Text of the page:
She Must Have Done Something Wrong


Why would anyone say that of a mother who had just had her small child hit by a car and killed? At a recent support group meeting a bereaved mother shared with us that at her church that was the comment made by one woman to another woman, implying that God must have allowed her daughter to die in an accident because God was punishing the mother because she must have done something wrong.

NO! NO! NO! That is not the way God operates, but where does that idea come from? I think it partly comes from the misconception that if we are a believer then our lives should run smoothly and if trouble, or tragedy  occur it must be because we are not living right. That way of thinking is a misconception of the Christian life.

Jesus said about His Father in heaven: “He causes his sun to rise on the evil and the good, and sends rain on the righteous and the unrighteous.” (Matthew 5:45) We live in a fallen world where bad things happen to good people, even people who are faithfully serving God. Look at the disciples. Ten out of the twelve were martyred. They were surely serving the Lord faithfully and effectively, yet they were killed. That was not only a loss of their lives but a great loss to their family and friends.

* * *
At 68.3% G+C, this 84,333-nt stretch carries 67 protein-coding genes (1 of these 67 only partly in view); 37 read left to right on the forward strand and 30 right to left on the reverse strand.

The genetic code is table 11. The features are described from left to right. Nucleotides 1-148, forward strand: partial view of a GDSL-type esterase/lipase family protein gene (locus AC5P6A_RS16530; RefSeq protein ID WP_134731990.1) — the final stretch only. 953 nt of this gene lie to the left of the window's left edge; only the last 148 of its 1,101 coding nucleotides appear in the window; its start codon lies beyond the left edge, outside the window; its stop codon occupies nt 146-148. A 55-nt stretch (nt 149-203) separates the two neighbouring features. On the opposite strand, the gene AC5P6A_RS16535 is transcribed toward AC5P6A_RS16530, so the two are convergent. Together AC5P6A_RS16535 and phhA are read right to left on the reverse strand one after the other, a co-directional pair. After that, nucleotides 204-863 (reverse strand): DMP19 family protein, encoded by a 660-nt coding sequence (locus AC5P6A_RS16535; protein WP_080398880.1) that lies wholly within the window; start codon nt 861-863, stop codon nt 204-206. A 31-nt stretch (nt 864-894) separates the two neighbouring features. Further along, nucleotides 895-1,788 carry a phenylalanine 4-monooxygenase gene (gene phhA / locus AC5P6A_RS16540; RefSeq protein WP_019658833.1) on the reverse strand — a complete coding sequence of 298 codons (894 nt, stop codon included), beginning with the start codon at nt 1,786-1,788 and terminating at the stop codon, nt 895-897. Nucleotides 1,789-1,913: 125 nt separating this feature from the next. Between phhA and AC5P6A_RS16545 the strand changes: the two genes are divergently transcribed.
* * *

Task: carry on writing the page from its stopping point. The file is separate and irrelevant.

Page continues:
I don't know why God intervenes sometimes to heal or prevent tragedy and not at other times. I do know that even those God heals eventually die. However, we also know that this life is not the end. For believers, eternal life is promised in a place free from all heartache, sorrow and pain. In the meantime, God has promised His presence, grace, comfort and strength. I find the words of the following song an encouragement:

*“God hath not promised skies always blue,

flower strewn pathways all our lives through;

God hath not promised sun without rain,

joy without sorrow, peace without pain,

But God hath promised strength for the day,

rest for the labor, light for the way,

Grace for the trials, help form above,

unfailing sympathy, undying love.”

*"God Hath Not Promised" Annie J. Flint, 1919